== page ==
Jeremy Corbyn has won an apology and payout from a Tory MP who tweeted the Labour leader had “sold secrets to Communist spies”.
Ben Bradley tweeted “Corbyn sold British secrets to communist spies” on Monday but then deleted it after he was threatened with legal action.
It came amid headlines alleging Corbyn had met a Czech spy in his early days an MP in the late 1980s, over which the Labour leader became embroiled in a fierce fight with the Tories and the right-wing press.
On Saturday, it was announced Bradley had agreed to pay Corbyn’s legal costs and “an undisclosed substantial sum” to charity for the tweet.
Labour said Bradley, who is also Tory Party vice chair, was due to tweet: “I fully accept my statement was wholly untrue and false.
“I accept that I caused distress and upset to Jeremy Corbyn by my untrue and false allegations, suggesting he betrayed his country by collaborating with foreign spies.
“I am very sorry for publishing this untrue and false statement and I have no hesitation in offering my unreserved and unconditional apology to Jeremy Corbyn for the distress I have caused him.”
The money will go to a homelessness charity and a foodbank in Bradley’s Mansfield constituency, Labour said.
A spokesman for Corbyn added: “We are pleased Ben Bradley has admitted what he said was entirely untrue and apologised, and that charities in Mansfield will benefit.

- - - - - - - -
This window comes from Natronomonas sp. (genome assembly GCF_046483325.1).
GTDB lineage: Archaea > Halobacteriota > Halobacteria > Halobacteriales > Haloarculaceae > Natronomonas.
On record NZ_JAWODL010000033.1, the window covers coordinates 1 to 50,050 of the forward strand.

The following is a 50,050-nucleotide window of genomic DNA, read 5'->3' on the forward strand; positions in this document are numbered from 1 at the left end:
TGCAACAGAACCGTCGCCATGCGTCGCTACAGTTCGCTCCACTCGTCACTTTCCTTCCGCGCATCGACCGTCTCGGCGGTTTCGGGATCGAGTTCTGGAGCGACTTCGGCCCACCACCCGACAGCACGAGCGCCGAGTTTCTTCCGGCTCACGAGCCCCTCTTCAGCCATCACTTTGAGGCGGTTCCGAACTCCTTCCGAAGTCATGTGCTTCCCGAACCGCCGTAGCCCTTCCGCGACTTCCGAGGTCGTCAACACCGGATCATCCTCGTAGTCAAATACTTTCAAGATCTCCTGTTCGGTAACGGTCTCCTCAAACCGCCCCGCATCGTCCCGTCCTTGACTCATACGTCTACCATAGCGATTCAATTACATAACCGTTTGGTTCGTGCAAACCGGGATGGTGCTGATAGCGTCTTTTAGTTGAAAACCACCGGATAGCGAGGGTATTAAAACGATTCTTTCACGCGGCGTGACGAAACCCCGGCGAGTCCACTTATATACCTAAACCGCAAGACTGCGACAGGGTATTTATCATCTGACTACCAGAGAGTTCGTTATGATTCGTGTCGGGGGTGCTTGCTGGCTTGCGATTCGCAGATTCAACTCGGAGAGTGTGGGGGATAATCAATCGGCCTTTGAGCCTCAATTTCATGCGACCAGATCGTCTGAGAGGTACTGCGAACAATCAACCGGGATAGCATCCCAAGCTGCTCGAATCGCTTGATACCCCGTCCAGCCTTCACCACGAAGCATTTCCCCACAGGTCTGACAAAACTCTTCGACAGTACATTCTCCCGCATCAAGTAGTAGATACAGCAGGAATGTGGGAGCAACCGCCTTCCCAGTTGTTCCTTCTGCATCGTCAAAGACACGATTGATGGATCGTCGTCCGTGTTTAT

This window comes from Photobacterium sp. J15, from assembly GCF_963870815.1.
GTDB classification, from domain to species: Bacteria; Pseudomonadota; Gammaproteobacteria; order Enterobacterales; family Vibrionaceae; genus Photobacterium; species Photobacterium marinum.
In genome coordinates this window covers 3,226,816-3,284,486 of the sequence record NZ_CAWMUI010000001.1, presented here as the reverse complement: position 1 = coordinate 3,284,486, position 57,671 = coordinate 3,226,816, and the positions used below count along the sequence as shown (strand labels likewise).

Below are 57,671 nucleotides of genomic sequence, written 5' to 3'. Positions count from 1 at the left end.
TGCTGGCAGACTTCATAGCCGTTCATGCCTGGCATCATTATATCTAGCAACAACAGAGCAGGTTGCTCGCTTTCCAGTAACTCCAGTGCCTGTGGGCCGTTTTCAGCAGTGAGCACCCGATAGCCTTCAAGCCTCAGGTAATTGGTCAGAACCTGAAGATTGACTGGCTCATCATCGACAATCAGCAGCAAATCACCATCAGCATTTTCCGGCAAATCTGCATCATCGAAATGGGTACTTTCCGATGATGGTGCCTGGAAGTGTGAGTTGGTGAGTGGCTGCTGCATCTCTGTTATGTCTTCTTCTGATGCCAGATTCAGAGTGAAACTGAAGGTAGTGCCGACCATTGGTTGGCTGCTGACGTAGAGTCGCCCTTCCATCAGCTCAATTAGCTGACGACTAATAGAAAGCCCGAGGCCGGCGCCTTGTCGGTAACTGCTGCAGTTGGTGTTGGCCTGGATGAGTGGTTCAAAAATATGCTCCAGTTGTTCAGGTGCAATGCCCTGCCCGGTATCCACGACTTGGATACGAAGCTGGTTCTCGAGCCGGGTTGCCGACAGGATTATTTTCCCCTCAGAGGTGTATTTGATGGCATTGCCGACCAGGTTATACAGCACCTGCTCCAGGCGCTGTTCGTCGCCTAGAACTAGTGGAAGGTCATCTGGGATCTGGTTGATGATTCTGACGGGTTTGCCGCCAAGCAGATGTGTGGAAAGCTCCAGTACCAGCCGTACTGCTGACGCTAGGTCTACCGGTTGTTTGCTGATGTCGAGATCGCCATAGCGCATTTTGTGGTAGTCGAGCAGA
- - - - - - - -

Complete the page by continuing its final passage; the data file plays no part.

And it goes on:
“Following the botched smear campaign against Jeremy, this case shows we are not going to let dangerous lies go unchallenged.”
As this article went live, Bradley had not tweeted the apology.
Jan Sarkocy, a former Czech spy, has claimed the Labour leader was on his payroll during the Cold War.
The Labour leader issued a video message on Tuesday night rounding on the newspapers that ran the story over their “smears”.
He attacked their proprietors as “billionaire tax exiles” and warned them “change is coming”.
In the personal video message, the Labour leader hit out at The Sun, Daily Mail, Daily Telegraph and The Express for printing allegations that he had worked with Sarkocy.
His office later said Corbyn was actually in Derbyshire the day he was alleged to have met Sarkocy in London.
“These claims are a ridiculous smear and entirely false,” his office has said.
“The former Czechoslovak agent Jan Sarkocy’s account of his meetings with Jeremy was false 30 years ago, is false now and has no credibility whatsoever.”